The 'ay' as in 'say' Diphthong [eɪ]

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The 'ay' as in 'say' diphthong.  The first sound in this diphthong does not occur on its own as a vowel in American English, e, e, ay.  To make this first sound, the tongue will push forward and press behind the bottom front teeth, e, e.  The front part will be wide, ay, ay.  The second half is the 'ih' as in 'sit' vowel.  So to make this  part of the diphthong, the front/mid part of the tongue will raise towards the roof of the mouth, ay, ay.  As the tongue raises, the jaw will close somewhat.  Ay, say. 

Here are the two sounds side by side.  You can see that in the first sound of the diphthong, the jaw is dropped slightly more.  Here are the two sounds in profile. Again, note that the jaw drops slightly more for the first sound. Here, parts of the mouth are drawn in. In the first sound of the diphthong, the tongue pulls more forward. In the second sound it is more forward and up, and the tongue raises closer to the roof of the mouth. In both sounds, the tip of the tongue is touching the front bottom teeth. Sample words: maybe, play, neighbor. Sample sentence: I was afraid if I stayed late that I'd be tired today.  Now you'll see this sentence up close and in slow motion, both straight on and from an angle, so you can really study how the mouth moves when making this sound.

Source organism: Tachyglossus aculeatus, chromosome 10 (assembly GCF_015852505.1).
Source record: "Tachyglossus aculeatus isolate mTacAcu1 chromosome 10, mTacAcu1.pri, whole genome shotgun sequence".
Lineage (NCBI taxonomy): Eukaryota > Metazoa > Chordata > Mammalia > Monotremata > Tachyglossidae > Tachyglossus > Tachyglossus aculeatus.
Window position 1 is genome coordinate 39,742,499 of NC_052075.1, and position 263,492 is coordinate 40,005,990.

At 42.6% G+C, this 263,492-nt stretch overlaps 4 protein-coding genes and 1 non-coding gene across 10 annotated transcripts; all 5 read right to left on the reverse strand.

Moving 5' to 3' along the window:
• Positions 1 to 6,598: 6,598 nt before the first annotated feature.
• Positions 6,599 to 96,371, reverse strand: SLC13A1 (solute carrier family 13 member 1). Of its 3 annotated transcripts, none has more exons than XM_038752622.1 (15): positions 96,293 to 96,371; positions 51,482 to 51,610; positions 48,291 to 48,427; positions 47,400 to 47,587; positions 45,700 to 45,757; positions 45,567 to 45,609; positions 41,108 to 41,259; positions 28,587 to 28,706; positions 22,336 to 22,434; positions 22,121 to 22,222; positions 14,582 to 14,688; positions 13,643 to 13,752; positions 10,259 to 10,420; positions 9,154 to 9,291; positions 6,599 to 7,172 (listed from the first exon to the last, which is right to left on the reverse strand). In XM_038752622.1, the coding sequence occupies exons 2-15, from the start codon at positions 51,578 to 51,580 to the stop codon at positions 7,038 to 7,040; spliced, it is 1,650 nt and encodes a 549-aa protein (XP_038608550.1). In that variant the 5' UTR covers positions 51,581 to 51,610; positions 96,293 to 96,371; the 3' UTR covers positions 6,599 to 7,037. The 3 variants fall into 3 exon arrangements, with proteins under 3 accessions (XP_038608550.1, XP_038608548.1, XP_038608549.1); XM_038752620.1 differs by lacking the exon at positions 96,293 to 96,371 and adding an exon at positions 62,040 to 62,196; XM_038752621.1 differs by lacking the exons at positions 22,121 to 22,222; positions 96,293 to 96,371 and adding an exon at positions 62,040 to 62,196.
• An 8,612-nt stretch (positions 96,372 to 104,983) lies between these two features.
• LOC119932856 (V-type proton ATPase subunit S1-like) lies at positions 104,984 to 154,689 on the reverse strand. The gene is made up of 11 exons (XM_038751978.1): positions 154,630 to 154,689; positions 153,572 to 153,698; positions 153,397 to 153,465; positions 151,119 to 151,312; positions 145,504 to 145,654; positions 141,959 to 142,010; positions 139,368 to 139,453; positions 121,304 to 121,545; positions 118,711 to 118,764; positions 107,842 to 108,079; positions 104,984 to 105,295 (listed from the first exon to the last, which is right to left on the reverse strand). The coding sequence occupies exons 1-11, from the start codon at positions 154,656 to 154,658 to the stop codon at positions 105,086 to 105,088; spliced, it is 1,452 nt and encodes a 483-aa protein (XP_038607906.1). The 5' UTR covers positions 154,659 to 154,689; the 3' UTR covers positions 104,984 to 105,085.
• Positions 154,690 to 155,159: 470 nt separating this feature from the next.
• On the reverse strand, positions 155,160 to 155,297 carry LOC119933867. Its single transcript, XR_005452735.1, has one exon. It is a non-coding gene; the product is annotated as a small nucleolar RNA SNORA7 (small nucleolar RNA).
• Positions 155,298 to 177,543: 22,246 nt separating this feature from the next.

I, with the 'ai' as in 'buy' diphthong, was, lips make the W shape, afraid, bottom lip up for the F, and now here is the 'ay' as in 'say' diphthong. Tongue tip up to make the D. If I stayed, again the 'ay' as in 'say' diphthong, and the tongue tip up for the D. Late, again the 'ay' as in 'say' diphthong, and the tongue moves into the T position. That I'd be tired, with the 'ai' as in 'buy' diphthong, today. Again the 'ay' as in 'say' diphthong.  

And now from an angle. I, with the 'ay' as in 'buy' diphthong, was afraid. The 'ay' as in 'say', tongue forward and then up more towards the roof of the mouth. There the tip makes the D. If I stayed, again the 'ay' as in 'say' but it's very quick here, the jaw doesn't drop much before the tongue moves up to make the D sound. Now here's the L, and it pulls down again, la-, into the 'ay' as in 'say' diphthong. That I'd be tired today. And again, the 'ay' as in 'say' diphthong. The jaw drops, the tongue comes forward, and then the jaw closes as the tongue raises towards the roof of the mouth. That's it, and thanks so much for using Rachel's English.

International Phonetic Alphabet symbol: [eɪ]

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